South Korea task force to study problems in country’s banks

SEOUL, South Korea: After President Yoon Suk-yeol called on banks to help curb the cost-of-living crisis affecting vulnerable people this week, South Korea launched a task force to help improve business practices and salaries at banks.

In a statement, the country’s top regulator, the Financial Services Commission, said the panel will be headed by Kim So-young, vice chairman of the Commission, and will comprise regulators, scholars, researchers and officials from financial industry associations.

During the panel’s opening meeting, Kim So-young said that it will study ways of increasing competition between existing banks and facilitating market entry for niche service providers.

The panel will also look at ways of helping banks diversify their business practices, which are currently heavily dependent on interest rate margins, and improve their pay structure, he added.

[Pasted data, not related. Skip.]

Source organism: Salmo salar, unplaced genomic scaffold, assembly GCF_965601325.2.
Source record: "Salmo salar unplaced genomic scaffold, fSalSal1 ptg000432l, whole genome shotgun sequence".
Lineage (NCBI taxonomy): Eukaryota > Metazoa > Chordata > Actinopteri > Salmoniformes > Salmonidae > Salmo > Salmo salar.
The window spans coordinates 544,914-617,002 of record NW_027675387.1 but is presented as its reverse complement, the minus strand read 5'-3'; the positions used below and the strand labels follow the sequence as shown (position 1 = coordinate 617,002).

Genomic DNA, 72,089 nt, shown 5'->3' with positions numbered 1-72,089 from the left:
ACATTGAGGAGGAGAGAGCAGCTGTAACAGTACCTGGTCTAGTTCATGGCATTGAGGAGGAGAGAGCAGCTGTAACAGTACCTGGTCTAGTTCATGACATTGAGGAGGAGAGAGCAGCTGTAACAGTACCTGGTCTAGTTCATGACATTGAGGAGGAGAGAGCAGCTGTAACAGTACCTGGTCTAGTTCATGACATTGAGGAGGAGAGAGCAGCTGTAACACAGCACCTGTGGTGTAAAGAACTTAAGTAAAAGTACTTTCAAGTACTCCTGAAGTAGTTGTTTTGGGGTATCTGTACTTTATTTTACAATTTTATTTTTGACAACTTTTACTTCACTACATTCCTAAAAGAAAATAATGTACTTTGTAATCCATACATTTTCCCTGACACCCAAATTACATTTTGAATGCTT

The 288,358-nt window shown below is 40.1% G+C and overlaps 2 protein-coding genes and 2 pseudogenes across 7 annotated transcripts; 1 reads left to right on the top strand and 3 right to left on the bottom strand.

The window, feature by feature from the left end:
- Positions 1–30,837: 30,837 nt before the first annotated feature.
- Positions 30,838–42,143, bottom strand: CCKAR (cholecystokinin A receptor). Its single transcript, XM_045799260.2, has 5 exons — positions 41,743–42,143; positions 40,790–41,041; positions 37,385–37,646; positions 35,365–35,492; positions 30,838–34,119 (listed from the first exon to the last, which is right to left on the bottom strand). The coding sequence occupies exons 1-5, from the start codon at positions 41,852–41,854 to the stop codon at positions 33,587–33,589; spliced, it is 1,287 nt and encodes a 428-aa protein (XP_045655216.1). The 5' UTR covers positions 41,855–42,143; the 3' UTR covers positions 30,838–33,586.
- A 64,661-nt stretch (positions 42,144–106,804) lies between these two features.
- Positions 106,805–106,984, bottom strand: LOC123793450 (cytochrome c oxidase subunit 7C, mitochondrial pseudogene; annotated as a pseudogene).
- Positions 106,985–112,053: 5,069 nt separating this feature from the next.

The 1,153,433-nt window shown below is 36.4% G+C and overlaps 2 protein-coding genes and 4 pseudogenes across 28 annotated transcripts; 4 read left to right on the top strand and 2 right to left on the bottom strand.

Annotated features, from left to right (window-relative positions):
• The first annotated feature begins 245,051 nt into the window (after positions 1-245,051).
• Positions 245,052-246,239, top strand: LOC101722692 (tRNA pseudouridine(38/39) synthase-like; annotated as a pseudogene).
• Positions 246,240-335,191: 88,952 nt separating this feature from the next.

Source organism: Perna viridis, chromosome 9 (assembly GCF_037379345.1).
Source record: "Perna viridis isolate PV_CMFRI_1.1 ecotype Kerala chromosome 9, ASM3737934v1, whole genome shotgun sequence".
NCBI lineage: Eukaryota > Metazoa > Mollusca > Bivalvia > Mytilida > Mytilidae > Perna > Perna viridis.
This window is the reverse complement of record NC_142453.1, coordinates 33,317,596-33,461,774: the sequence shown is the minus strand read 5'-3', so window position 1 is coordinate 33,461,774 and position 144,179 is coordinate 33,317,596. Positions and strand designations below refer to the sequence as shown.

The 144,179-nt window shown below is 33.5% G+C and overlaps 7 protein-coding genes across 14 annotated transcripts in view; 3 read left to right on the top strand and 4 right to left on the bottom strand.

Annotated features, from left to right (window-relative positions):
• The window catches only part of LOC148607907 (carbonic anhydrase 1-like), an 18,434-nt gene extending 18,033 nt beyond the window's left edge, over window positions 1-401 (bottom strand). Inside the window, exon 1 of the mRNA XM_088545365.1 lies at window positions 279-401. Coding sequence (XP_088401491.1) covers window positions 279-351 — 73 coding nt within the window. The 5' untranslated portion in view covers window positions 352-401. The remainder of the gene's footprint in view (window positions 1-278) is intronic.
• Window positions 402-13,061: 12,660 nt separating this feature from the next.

In a separate meeting with foreign investors, Financial Supervisory Service Governor Lee Bok-hyun said, "By doing so, we believe that Korea’s banking industry will be able to become more competitive and efficient, which will make the Korean financial markets more attractive to investors," as reported by Reuters.

The authorities will respect financial firms’ decisions on shareholder returns, such as dividends, he added.

There is growing public discontent over reports of big performance-sharing and early-retirement bonus payments by banks, President Yoon Suk-yeol and other government officials have stressed.

Also this week, South Korea’s Yonhap news agency reported that major Korean banks have been lowering lending rates after Yoon’s comments.